America<em>Speaks</em>: Our Budget, Our Economy, National Discussion

Sponsor:
Peter G. Peterson Foundation, John D. and Catherine T. MacArthur Foundation and the W.K. Kellogg Foundation
Topics:
Budgeting, National Policy
Location:
Albuquerque, NM; Chicago, IL; Columbia, SC; Dallas, TX; Philadelphia, PA; Portland, OR; Augusta, ME; Casper, WY; Des Moines, IA; Detroit, MI; Grand Forks, ND; Jackson, MS; Los Angeles County, CA; Overland Park, KS; Louisville, KY; Missoula, MT; Portsmouth, NH; Richmond, VA; Silicon Valley, CA
Date:
June 2010
Participants:
3,500

A National Discussion to Find Common Ground on Tough Choices About our Federal Budget

3,500 Americans came together across 57 cities to discuss the nation’s long-term fiscal challenges on June 26, 2010 for a day long 21st Century Town Meeting®. At tables across the country, people from every walk of life sat together and deliberated about the steps our nation can take over the coming decades to ensure that our fiscal house is in order. Liberals and conservatives, young and old, rich and poor, people of all races and ethnicities sat together in authentic conversation. Together they learned about the issues, weighed the trades offs, and sent a strong message to leaders in Washington about their priorities.

This national discussion engaged a broad cross-section of the American public, reflecting the demographic, geographic and political diversity of the United States. Satellite and webcast link-ups connected cities across the country to create a truly nationwide conversation.  Participants were given the opportunity to discuss their greatest hopes for the future and their concerns about the economic recovery process.  Some of the most common concerns across the country were unemployment, the debt and deficit, the slow pace of the recovery process, and too much spending and involvement by the government.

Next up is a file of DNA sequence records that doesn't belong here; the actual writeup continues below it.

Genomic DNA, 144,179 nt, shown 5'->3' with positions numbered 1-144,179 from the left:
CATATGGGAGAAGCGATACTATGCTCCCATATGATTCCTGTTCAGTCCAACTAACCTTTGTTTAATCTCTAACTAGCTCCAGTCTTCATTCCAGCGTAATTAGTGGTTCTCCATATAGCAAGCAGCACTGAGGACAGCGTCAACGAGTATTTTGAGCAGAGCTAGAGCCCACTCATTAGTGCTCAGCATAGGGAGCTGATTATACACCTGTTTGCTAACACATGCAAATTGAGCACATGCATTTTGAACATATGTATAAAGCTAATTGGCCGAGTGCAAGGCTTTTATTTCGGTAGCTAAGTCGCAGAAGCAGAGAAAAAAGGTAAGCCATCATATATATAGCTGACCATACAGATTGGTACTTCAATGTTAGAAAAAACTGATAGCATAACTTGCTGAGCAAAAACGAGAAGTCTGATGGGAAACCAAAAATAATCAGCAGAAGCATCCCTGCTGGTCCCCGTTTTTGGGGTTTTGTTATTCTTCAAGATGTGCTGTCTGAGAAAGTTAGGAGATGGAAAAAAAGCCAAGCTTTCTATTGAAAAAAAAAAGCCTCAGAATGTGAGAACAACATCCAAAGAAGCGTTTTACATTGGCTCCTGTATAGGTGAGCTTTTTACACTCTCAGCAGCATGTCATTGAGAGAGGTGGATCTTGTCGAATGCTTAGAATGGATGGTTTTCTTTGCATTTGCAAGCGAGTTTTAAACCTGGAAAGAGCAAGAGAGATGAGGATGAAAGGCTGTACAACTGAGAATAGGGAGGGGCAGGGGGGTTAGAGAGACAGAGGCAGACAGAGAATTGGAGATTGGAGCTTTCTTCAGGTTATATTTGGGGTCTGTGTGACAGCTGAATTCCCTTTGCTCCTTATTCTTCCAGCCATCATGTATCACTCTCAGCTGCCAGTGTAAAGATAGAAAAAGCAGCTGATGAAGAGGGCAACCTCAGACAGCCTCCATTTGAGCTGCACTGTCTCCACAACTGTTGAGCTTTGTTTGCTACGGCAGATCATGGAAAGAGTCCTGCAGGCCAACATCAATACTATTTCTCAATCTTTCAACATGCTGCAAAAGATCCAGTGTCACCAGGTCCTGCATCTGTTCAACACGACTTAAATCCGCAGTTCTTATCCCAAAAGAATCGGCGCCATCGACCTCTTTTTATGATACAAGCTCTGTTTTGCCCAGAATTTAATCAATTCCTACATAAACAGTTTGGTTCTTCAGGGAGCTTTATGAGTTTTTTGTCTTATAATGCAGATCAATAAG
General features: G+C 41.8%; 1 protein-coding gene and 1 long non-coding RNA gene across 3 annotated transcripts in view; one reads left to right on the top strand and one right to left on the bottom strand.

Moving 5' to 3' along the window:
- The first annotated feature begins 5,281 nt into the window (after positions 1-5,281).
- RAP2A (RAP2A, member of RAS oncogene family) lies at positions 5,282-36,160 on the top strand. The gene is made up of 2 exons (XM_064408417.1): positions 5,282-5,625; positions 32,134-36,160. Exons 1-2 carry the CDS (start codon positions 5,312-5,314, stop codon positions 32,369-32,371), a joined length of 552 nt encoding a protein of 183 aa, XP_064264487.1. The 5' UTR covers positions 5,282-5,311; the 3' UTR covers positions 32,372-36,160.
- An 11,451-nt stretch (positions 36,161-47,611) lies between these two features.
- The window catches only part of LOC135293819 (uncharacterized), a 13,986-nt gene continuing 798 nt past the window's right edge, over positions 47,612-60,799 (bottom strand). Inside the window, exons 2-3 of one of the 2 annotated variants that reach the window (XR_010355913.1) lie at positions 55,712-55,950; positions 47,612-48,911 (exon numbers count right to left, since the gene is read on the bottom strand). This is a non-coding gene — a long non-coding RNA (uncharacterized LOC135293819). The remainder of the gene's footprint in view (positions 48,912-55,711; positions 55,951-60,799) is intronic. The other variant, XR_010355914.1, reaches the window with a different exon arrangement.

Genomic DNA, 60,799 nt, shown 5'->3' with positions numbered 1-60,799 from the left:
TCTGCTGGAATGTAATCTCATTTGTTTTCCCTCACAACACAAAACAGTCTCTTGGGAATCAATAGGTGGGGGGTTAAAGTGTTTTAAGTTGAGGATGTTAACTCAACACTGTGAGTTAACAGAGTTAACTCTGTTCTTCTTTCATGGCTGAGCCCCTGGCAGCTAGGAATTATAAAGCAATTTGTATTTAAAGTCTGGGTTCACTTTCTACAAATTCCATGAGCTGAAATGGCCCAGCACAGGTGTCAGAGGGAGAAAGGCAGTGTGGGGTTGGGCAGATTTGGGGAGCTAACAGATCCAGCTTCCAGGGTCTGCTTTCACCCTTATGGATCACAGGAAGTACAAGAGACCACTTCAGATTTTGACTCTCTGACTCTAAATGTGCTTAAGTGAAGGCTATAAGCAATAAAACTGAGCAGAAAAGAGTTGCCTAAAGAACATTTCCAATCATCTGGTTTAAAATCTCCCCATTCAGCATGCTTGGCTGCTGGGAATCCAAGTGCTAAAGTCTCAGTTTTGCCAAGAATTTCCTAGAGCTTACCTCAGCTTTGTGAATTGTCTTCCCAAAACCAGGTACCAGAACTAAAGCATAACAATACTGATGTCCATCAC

Participants spent much of the meeting learning about, discussing and voting on revenue and spending options that could reduce the deficit in 2025 by $1.2 trillion. They were presented with 42 options developed along with the Our Budget, Our Economy National Advisory Committee. In addition to expressing preferences among the options, they were able to suggest new additional options.

Among spending options, reductions in defense spending received the greatest support. 85% of participants expressed support for reducing defense spending by at least 5%, which included 51% of participants who expressed support for a 15% cut. 68% of participants expressed support for reducing. All Other Non-Defense spending by at least 5%. 62% of participants expressed support for reducing health care spending by at least 5%. No options for reducing Social Security benefits received a majority of support. Rather, 60% of participants expressed support for raising the cap on payroll taxes to 90%.

Among revenue options, 54% of participants expressed support for raising income taxes on those earning more than $1 million by five percent and 52% of participants expressed support for raising personal tax rates for the top two income brackets by at least 10%. 54% of participants expressed support for establishing a carbon tax and 50% of participants supported the establishment of a securities-transaction tax. No options for reducing deductions and credits received majority support. Participants were evenly divided about options presented to reform the tax code.

AmericaSpeaks Founder and President, Dr. Carolyn Lukensmeyer, presented the findings from the national discussion to the National Commission on Fiscal Responsibility and Reform on June 30th in Washington, DC. The presentation has been followed by briefings with Congressional leaders.

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